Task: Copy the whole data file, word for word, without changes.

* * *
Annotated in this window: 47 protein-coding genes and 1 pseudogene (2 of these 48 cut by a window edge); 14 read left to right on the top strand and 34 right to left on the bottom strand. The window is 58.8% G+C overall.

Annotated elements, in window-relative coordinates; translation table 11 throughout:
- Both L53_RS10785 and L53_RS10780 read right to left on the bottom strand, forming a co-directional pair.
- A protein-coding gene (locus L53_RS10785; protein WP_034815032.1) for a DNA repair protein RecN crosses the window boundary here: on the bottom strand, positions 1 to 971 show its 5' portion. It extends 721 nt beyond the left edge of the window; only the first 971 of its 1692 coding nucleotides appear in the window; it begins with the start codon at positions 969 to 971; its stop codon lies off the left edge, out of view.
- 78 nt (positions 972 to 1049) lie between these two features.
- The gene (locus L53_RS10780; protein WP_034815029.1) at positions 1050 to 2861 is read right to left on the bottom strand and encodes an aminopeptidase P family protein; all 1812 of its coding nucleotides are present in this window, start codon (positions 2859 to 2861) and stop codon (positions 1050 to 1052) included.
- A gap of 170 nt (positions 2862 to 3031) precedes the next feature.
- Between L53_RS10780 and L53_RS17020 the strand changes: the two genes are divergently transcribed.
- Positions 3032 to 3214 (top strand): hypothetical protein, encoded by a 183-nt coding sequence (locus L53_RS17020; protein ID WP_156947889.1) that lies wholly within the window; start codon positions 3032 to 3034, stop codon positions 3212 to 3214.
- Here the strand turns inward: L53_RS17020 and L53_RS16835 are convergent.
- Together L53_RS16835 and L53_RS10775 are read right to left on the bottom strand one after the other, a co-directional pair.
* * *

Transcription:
Annotated in this window: 47 protein-coding genes and 1 pseudogene (2 of these 48 cut by a window edge); 14 read left to right on the top strand and 34 right to left on the bottom strand. The window is 58.8% G+C overall.

Annotated elements, in window-relative coordinates; translation table 11 throughout:
- Both L53_RS10785 and L53_RS10780 read right to left on the bottom strand, forming a co-directional pair.
- A protein-coding gene (locus L53_RS10785; protein WP_034815032.1) for a DNA repair protein RecN crosses the window boundary here: on the bottom strand, positions 1 to 971 show its 5' portion. It extends 721 nt beyond the left edge of the window; only the first 971 of its 1692 coding nucleotides appear in the window; it begins with the start codon at positions 969 to 971; its stop codon lies off the left edge, out of view.
- 78 nt (positions 972 to 1049) lie between these two features.
- The gene (locus L53_RS10780; protein WP_034815029.1) at positions 1050 to 2861 is read right to left on the bottom strand and encodes an aminopeptidase P family protein; all 1812 of its coding nucleotides are present in this window, start codon (positions 2859 to 2861) and stop codon (positions 1050 to 1052) included.
- A gap of 170 nt (positions 2862 to 3031) precedes the next feature.
- Between L53_RS10780 and L53_RS17020 the strand changes: the two genes are divergently transcribed.
- Positions 3032 to 3214 (top strand): hypothetical protein, encoded by a 183-nt coding sequence (locus L53_RS17020; protein ID WP_156947889.1) that lies wholly within the window; start codon positions 3032 to 3034, stop codon positions 3212 to 3214.
- Here the strand turns inward: L53_RS17020 and L53_RS16835 are convergent.
- Together L53_RS16835 and L53_RS10775 are read right to left on the bottom strand one after the other, a co-directional pair.